(020) 623-7329

Gaucho's

Member Rating 4 out of 5 by Rittu on January 7, 2004

This is an Argentinian steakhouse with a dark wooden interior with pools of light over large wooden tables and cowhide bench seats. The kitchen is behind glass and has a fierce wood-burning grill.

The menu focuses on meat and majors in beef. There are starters - Argentinian sausages, empanadas, etc. - but people come for the steaks. Rump, sirloin and fillet in three sizes up to 300 grammes, or they´ll gladly cut you a larger slice. A 225-gramme (about 8-ounce) sirloin cost about 18 Euros. That covers just the meat. Optional sides include jacket potatoes, fries, grilled corn on the cob, and the salad bar. Also, freshly baked bread rolls with herb butter. On the table is a pot of Chimichurri, which is the traditional Argentine accompaniment of chopped parsley, coriander, garlic and oil. The wine list features Argentinian wine. They have an excellent house Argentinian Malbec/sangiovese blend which we tried.

CAU
Damstraat 5
Amsterdam, Netherlands, 1012 JL
+31 20 623 9632

Grand Holland Tour

Member Rating 5 out of 5 by Rittu on January 6, 2004

This was a full-day tour departing by luxury coach from the Damrak near Central Station in Amsterdam. We drove through the Dutch countryside to the town of Aalsmeer, which was our first stop. The drive through the flat countryside with its villages, windmills and canals was interesting!

The sights included on the tour were:
Aalsmeer and its Flower Auction
Rotterdam
Delft and a visit to a Delft Blue Factory
The Hague
Scheveningen
Madurodam

For more details, read my FreeForm entry titled "Sights on the Grand Holland Tour"!

Grand Holland Tour
Damrak, Amsterdam
Amsterdam, Netherlands

Amsterdam Canal Tour

Member Rating 4 out of 5 by Rittu on January 7, 2004

The boats offer an informative tour through the canals, a definite must. The four main canals in the canal belt are Prinsengracht (Princes’ Canal), Herengracht (Gentlemen’s Canal), Keizersgracht (Emperor’s Canal), and Singel. The route will take you in a complete circle around the historic center, shifting from one canal to another to show you a section of each of the four major canals and the broad harbor. You get a close-up view of the houseboats along some of the canals too.

Clear windows curve up to the roof. You can slide the glass back for an unobstructed view. Some boats have a small open deck in the rear.

There are some boat tours at night that serve dinner or wine by candlelight. Even if you have taken a boat ride in the day, it is worth doing it again at night, with bridges outlined by thousands of tiny white light bulbs.

We began the tour outside the Rijksmuseum. Another location where you can catch the boats is at the Rokin canal, a few hundred yards south of the Dam.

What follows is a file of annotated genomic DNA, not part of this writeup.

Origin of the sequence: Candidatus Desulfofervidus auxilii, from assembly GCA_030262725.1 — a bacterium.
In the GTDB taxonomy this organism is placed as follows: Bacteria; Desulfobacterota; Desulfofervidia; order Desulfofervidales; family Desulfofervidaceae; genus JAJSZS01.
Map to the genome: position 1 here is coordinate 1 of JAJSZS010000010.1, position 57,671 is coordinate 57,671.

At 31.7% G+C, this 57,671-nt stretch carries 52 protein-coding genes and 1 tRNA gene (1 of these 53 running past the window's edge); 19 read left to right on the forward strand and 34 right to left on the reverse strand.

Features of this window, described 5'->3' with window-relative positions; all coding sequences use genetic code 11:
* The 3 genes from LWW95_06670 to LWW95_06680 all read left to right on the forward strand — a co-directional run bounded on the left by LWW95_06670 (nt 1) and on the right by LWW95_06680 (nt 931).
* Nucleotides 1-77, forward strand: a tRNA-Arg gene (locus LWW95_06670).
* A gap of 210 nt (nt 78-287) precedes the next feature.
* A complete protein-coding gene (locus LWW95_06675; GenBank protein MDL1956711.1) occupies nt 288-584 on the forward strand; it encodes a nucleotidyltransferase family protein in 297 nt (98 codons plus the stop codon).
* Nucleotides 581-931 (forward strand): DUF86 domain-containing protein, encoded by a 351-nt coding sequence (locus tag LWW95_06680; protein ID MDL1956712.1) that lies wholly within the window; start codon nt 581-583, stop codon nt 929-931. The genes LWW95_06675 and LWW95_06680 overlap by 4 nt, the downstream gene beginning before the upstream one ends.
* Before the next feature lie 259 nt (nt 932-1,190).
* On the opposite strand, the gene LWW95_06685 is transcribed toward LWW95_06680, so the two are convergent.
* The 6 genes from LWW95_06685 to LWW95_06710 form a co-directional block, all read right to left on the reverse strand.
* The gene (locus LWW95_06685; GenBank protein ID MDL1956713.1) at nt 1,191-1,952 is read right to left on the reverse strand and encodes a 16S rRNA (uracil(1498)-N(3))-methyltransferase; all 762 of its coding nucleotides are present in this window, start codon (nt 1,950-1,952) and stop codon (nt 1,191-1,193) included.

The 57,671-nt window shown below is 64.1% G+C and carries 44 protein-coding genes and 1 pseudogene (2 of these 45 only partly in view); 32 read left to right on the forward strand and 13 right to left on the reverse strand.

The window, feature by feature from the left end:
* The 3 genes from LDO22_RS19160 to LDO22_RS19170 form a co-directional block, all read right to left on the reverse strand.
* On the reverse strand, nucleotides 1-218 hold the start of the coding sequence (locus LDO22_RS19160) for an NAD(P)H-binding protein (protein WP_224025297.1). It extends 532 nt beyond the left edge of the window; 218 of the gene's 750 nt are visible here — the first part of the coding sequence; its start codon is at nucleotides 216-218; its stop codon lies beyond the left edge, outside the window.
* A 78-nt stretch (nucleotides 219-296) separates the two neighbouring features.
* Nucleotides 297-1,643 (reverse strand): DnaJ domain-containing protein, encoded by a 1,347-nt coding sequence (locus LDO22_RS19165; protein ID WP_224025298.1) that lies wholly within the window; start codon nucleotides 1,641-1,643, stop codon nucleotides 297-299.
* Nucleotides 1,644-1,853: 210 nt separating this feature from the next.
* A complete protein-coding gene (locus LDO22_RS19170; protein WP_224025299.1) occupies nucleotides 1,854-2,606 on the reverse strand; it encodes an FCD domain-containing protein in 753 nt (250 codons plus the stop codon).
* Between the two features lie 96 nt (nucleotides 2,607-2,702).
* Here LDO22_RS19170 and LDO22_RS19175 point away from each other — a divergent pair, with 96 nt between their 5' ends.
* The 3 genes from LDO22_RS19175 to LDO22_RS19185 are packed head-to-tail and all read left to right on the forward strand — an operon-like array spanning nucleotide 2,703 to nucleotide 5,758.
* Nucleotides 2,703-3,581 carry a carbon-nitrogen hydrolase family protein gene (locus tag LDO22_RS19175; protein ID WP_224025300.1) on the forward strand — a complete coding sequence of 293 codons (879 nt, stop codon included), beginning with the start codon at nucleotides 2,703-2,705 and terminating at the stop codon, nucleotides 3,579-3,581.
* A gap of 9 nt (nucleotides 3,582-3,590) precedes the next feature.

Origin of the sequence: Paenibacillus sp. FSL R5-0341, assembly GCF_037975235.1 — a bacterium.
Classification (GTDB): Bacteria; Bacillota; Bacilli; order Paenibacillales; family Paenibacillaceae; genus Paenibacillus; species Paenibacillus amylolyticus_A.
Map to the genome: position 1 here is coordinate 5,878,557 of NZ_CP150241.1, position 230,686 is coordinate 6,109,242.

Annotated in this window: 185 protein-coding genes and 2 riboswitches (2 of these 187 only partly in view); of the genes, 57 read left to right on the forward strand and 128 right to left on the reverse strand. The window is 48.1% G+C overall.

Amsterdam Canal Cruises

Amsterdam

Aalsmeer Flower Auction

Member Rating 4 out of 5 by Rittu on January 7, 2004

It is the world's largest! Millions of flowers and plants are bought and sold here each business day. Although the majority of them come from local producers, many are flown in from other countries. Once they go through the auction, they are loaded onto airplanes for the trip to the U.S. and other countries to be sold that day from your local florist shop.

The auction house is huge, about the size of nine football fields under one roof. The carts of plant material are hooked together and pulled through the auction area, where it is displayed to the bidders one cart at a time. We could look down from the visitors' gallery, which is 6 metres above the working floor, and see the hustle and bustle going on below us! There are audio boxes that provide extra information. You can also look into the auction rooms where the biddings take place.

Some Interesting facts:
An average of 19 million flowers and 2 million plants change hands every day within a surface area of 1 million square meters. These are supplied by around 7000 growers worldwide, and bought by 1375 wholesalers and exporters. Within a couple of hours, they are exported to almost every country in the world. Aalsmeer Flower Auction’s market share is 44%.

Bloemenveiling Aalsmeer is a growers’ cooperative. Around 3300 growers are members of the cooperative society and thus joint owners of the auction building. As members, they are obliged to sell their entire product via the auction. The grower contributes a percentage of his sales profit for the use of the building and staff costs; this is known as the commission. This percentage is set in the general meeting. Buyers are not members, but are registered as buyers in the computerised administration system.

With its 999,000 square meters of floor space (soon to be more than 1 million), the auction building is the largest commercial building in the world, according to the Guinness Book of Records.